Here's how you can optimize data for both current and future use:
Analyze what is possible to extract from a given unit of data (e.g., a pixel), even though you may not care about all of this information today.
This can be easily done. Referencing Layton Hobbs' example, maybe you don't care about the health of the forest floor today, but if you one day want to restore this forest after a harvest, understanding something about forest health will help. At that point, knowing everything you can obtain from your big data under management becomes significant.
Catalog the information capture that is possible at the lowest unit of big data.
If you are dealing with a pixel and you know that forest health and topography is possible to analyze from this data and you make a record of it, it is much easier to remember the information potential of your data and to activate it if and when you need to.
Don't lose yourself in the details
While it is important to catalogue the information potential of your big data at the lowest level of data, it is equally important not to lose yourself in the details. If your job today is simply to map a forest and to identify stands of harvestable timber, stick with that. Don't get off course with other types of data explorations that aren't relevant to the task at hand.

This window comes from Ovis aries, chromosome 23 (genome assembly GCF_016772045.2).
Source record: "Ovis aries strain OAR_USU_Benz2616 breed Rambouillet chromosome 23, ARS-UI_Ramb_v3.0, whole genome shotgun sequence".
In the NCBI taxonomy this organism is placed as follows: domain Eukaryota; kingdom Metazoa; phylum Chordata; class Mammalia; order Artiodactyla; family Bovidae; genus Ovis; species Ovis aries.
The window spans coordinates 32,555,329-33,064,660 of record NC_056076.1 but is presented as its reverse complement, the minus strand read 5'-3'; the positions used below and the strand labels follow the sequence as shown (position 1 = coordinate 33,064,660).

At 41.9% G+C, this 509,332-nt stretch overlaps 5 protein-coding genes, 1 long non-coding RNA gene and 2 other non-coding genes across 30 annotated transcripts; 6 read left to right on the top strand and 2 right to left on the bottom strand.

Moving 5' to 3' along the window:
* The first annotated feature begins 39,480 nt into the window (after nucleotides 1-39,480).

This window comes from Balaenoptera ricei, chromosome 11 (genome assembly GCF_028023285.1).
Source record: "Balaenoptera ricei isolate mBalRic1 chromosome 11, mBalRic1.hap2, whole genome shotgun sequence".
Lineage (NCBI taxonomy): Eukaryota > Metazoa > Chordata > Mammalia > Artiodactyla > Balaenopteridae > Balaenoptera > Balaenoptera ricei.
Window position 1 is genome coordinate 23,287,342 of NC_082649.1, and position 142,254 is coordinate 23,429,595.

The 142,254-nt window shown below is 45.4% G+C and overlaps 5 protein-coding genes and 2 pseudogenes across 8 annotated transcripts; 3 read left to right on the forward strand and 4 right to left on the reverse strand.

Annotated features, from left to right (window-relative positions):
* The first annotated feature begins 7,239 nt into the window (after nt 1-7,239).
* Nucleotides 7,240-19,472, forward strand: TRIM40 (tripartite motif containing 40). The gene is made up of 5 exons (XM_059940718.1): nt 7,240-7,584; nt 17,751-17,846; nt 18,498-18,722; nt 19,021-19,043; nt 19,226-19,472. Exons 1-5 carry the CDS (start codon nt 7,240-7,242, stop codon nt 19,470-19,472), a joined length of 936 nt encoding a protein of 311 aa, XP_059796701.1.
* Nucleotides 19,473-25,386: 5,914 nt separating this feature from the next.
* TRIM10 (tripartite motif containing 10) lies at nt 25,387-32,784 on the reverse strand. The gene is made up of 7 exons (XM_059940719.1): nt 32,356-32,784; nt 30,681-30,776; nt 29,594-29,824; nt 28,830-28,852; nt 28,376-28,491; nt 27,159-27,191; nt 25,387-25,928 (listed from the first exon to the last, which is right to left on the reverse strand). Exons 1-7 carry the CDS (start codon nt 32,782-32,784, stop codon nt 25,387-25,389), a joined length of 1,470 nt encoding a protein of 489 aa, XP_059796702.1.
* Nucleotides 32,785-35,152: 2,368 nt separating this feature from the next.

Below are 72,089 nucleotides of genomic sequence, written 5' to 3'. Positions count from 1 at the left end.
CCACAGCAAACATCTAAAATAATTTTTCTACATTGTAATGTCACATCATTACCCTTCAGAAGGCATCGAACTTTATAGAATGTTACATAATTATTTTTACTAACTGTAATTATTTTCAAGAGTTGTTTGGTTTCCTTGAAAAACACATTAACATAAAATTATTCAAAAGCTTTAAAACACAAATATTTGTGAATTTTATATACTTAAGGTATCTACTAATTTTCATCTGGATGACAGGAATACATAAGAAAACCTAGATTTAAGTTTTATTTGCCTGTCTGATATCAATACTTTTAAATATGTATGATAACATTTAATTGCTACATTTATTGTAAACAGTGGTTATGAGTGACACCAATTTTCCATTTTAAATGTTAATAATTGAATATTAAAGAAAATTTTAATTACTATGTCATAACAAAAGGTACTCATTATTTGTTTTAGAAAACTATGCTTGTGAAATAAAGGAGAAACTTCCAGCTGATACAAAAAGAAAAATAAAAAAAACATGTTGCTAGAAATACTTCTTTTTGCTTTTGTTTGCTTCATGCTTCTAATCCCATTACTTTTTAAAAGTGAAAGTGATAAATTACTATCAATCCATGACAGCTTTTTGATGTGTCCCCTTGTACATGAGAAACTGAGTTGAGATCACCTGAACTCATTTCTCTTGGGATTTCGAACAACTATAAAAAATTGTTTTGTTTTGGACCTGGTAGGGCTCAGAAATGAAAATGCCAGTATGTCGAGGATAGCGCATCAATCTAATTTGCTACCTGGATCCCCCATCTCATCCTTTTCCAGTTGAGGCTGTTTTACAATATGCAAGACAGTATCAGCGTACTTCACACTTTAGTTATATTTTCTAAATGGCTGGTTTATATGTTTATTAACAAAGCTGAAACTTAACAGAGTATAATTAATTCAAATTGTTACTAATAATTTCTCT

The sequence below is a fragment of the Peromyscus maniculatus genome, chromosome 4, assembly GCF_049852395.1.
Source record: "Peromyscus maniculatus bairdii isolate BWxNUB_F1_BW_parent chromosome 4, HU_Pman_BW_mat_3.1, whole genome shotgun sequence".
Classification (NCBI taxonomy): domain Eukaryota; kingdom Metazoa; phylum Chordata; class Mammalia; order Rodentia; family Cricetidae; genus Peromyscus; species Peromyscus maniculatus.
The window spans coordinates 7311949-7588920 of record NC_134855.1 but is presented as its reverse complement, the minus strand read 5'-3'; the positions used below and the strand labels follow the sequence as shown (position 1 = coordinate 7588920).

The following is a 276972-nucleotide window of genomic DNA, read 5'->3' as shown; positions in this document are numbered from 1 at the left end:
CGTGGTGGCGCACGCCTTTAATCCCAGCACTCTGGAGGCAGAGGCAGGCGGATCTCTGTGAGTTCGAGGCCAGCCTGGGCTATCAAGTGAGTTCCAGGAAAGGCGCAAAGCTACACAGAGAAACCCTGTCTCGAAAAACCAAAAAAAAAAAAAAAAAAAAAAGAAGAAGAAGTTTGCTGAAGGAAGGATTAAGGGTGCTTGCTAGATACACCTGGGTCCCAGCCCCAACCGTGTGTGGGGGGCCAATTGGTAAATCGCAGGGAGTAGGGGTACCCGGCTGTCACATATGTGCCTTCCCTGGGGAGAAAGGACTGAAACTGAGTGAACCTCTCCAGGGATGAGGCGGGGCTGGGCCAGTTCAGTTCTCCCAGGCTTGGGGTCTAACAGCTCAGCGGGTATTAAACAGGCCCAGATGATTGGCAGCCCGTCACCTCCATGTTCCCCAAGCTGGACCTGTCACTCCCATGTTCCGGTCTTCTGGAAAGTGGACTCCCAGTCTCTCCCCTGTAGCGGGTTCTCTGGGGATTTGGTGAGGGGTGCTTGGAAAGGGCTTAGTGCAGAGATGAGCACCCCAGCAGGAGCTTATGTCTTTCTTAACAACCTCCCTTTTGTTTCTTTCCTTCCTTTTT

Anticipating lessons learned
When I was running a marketing department for a bank, we used demographics for one of our checking campaigns by identifying persons in certain locations by age group, and then linking checking products to the various life cycle stages that customers were in. Later, we wanted to improve results, and we added occupation as well as age for targeting our checking products.
This is a common scenario for companies. They want to go back to the data to see if they can add more information so they can improve results.
By assessing and cataloguing the potential information yield of big data at the lowest level of the data, data analysts can be poised to open up the data to more comprehensive analytics that can unlock the answers to questions that the company will want to ask next.
- Infographic: Most companies are collecting data, but aren't using big data solutions (TechRepublic)
- Apache Hadoop: The smart person's guide (TechRepublic)
- How to keep your data lakes from becoming cesspools (TechRepublic)
- Big data policy (Tech Pro Research)
- Turning big data into business insights: The state of play (ZDNet)
Mary E. Shacklett is president of Transworld Data, a technology research and market development firm. Prior to founding the company, Mary was Senior Vice President of Marketing and Technology at TCCU, Inc., a financial services firm; Vice President of Product Research and Software Development for Summit Information Systems, a computer software company; and Vice President of Strategic Planning and Technology at FSI International, a multinational manufacturing company in the semiconductor industry. Mary is a keynote speaker and has more than 1,000 articles, research studies, and technology publications in print.